Above all, actively manage their career transitions by asking them where they see themselves in five years and figuring out how to get them there. “Some employees really are happy working 8 to 5 and performing whatever task they are doing, but others want to grow,” Landry stated. “Figure out what they want to grow toward and how to help them.”



4. Advance communications 

Communication is not only important once the succession strategy is set, but beforehand as well. When companies ponder long-delayed succession planning, they should map out how they intend to communicate it to employees, because anything new can generate fear and unfounded rumors. If a succession strategy is presented as something that’s not a downsizing exercise but an effort to plan for the future and offer a sense of organizational purpose, upper management can reassure people they are part of the organization’s plans.

5. Time the project

Businesses have varying periods of intensity, and even if you can make it more manageable, organization-wide succession planning “is not something that you want to jump into right in the middle of whatever your busy season might be,” Hollman said. “Most businesses have ebbs and flows in their business cycle, and if they have an opportunity to execute this process right in the middle of a high-stress period in their organization, you wouldn’t want this kind of project on top of it.”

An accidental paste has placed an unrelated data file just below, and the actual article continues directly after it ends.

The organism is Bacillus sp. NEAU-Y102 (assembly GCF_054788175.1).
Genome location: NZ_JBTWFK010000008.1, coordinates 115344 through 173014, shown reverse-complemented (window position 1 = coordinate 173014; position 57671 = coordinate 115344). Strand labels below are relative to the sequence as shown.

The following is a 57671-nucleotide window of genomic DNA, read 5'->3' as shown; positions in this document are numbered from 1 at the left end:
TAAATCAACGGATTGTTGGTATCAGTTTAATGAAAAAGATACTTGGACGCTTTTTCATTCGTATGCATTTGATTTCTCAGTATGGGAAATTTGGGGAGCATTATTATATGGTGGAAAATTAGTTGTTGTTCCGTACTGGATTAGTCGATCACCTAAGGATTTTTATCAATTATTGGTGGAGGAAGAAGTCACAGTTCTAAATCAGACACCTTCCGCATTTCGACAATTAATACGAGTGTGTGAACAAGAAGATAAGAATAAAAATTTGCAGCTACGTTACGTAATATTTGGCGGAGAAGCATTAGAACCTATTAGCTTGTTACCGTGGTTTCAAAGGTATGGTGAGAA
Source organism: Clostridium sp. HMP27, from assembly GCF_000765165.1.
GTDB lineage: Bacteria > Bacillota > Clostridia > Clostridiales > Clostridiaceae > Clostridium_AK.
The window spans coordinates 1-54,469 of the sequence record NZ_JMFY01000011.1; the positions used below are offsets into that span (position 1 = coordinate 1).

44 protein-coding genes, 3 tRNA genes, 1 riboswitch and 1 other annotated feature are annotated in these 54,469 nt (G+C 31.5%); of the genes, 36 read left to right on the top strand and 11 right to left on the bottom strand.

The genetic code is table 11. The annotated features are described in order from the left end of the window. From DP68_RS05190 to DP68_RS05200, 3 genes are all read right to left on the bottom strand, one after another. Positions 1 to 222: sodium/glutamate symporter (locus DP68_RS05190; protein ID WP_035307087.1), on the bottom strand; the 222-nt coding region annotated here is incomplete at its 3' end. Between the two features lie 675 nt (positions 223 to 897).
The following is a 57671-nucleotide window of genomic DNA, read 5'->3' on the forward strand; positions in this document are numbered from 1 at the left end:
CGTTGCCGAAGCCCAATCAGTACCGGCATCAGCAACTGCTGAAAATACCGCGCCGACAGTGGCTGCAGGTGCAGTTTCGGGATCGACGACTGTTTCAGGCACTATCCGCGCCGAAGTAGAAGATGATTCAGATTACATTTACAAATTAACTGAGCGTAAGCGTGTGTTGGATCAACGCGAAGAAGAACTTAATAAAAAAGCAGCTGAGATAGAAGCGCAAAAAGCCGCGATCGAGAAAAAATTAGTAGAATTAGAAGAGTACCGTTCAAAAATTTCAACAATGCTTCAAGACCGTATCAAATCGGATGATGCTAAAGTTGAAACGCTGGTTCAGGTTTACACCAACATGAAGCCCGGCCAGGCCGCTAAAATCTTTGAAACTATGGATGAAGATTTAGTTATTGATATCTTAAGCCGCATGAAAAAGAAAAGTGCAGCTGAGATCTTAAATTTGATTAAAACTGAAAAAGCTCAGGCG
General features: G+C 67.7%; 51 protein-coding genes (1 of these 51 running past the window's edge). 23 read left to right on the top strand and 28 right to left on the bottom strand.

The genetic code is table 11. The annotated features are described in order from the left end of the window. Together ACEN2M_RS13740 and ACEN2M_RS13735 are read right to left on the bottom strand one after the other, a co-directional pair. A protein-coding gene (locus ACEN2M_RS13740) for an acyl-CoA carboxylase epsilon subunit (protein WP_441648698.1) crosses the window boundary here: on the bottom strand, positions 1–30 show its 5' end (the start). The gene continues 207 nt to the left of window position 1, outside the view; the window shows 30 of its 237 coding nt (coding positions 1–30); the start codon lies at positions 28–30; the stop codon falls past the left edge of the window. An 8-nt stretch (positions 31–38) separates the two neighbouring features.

6. Go online

In addition to the online degree programs being developed for the state university system, individual colleges and universities have their own online options that can accelerate the pace of skill development and offer more scheduling flexibility.

“Not all the programs, at this point, have moved to an online environment, but many of them are moving there,” Hollman said. “I think it provides employers and employees with a certain amount of flexibility to pick up those skill sets quite quickly.”

7. Apply new skills

The biggest mistake companies make with employee development is having their workers go back to school to gain skills without ensuring that those skills will translate on the job. Some organizations actually invest in skills development with incentives like tuition reimbursement, but then fail to leverage it.

“I’ve seen a lot of companies do tuition reimbursement, and say we want you to expand your skills and your credentials, and then do no internal career development with those people,” Gannon said. “It’s incredibly frustrating for those people, and then they do leave, and the company has lost an opportunity to tap into the employees it invested in.”